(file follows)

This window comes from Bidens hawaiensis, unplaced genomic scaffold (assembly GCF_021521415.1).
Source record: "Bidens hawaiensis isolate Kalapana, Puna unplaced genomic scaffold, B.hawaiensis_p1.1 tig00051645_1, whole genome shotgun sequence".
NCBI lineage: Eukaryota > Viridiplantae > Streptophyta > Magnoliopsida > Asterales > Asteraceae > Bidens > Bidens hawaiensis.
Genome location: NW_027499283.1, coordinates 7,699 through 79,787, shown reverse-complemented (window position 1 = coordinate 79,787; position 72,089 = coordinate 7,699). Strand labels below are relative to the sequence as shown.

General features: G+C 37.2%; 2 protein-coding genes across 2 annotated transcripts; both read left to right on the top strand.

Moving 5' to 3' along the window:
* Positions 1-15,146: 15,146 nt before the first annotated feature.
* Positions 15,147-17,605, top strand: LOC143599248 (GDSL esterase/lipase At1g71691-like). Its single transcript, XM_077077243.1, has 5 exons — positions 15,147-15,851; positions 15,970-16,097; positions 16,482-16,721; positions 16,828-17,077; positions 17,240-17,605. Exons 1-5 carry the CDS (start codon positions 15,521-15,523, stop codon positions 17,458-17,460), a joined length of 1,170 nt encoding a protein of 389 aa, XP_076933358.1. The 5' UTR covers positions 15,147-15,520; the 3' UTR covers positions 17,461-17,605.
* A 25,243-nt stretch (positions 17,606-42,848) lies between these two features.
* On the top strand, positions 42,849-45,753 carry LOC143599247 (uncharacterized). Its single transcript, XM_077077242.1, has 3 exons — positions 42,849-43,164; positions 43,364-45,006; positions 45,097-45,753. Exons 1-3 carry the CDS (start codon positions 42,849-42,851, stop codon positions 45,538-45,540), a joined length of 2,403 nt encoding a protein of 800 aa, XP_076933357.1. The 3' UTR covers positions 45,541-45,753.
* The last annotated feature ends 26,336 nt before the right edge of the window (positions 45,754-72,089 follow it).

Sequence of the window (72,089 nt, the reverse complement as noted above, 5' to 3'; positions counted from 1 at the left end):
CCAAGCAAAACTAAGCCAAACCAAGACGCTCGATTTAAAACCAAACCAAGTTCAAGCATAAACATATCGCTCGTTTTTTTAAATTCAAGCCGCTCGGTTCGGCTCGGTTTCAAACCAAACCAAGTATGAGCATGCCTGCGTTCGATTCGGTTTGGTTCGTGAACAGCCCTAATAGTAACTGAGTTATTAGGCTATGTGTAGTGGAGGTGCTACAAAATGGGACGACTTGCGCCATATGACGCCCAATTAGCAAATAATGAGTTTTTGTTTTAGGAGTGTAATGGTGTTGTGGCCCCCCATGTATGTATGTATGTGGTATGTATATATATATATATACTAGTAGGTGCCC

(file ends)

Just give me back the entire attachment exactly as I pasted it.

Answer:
This window comes from Bidens hawaiensis, unplaced genomic scaffold (assembly GCF_021521415.1).
Source record: "Bidens hawaiensis isolate Kalapana, Puna unplaced genomic scaffold, B.hawaiensis_p1.1 tig00051645_1, whole genome shotgun sequence".
NCBI lineage: Eukaryota > Viridiplantae > Streptophyta > Magnoliopsida > Asterales > Asteraceae > Bidens > Bidens hawaiensis.
Genome location: NW_027499283.1, coordinates 7,699 through 79,787, shown reverse-complemented (window position 1 = coordinate 79,787; position 72,089 = coordinate 7,699). Strand labels below are relative to the sequence as shown.

General features: G+C 37.2%; 2 protein-coding genes across 2 annotated transcripts; both read left to right on the top strand.

Moving 5' to 3' along the window:
* Positions 1-15,146: 15,146 nt before the first annotated feature.
* Positions 15,147-17,605, top strand: LOC143599248 (GDSL esterase/lipase At1g71691-like). Its single transcript, XM_077077243.1, has 5 exons — positions 15,147-15,851; positions 15,970-16,097; positions 16,482-16,721; positions 16,828-17,077; positions 17,240-17,605. Exons 1-5 carry the CDS (start codon positions 15,521-15,523, stop codon positions 17,458-17,460), a joined length of 1,170 nt encoding a protein of 389 aa, XP_076933358.1. The 5' UTR covers positions 15,147-15,520; the 3' UTR covers positions 17,461-17,605.
* A 25,243-nt stretch (positions 17,606-42,848) lies between these two features.
* On the top strand, positions 42,849-45,753 carry LOC143599247 (uncharacterized). Its single transcript, XM_077077242.1, has 3 exons — positions 42,849-43,164; positions 43,364-45,006; positions 45,097-45,753. Exons 1-3 carry the CDS (start codon positions 42,849-42,851, stop codon positions 45,538-45,540), a joined length of 2,403 nt encoding a protein of 800 aa, XP_076933357.1. The 3' UTR covers positions 45,541-45,753.
* The last annotated feature ends 26,336 nt before the right edge of the window (positions 45,754-72,089 follow it).

Sequence of the window (72,089 nt, the reverse complement as noted above, 5' to 3'; positions counted from 1 at the left end):
CCAAGCAAAACTAAGCCAAACCAAGACGCTCGATTTAAAACCAAACCAAGTTCAAGCATAAACATATCGCTCGTTTTTTTAAATTCAAGCCGCTCGGTTCGGCTCGGTTTCAAACCAAACCAAGTATGAGCATGCCTGCGTTCGATTCGGTTTGGTTCGTGAACAGCCCTAATAGTAACTGAGTTATTAGGCTATGTGTAGTGGAGGTGCTACAAAATGGGACGACTTGCGCCATATGACGCCCAATTAGCAAATAATGAGTTTTTGTTTTAGGAGTGTAATGGTGTTGTGGCCCCCCATGTATGTATGTATGTGGTATGTATATATATATATATACTAGTAGGTGCCC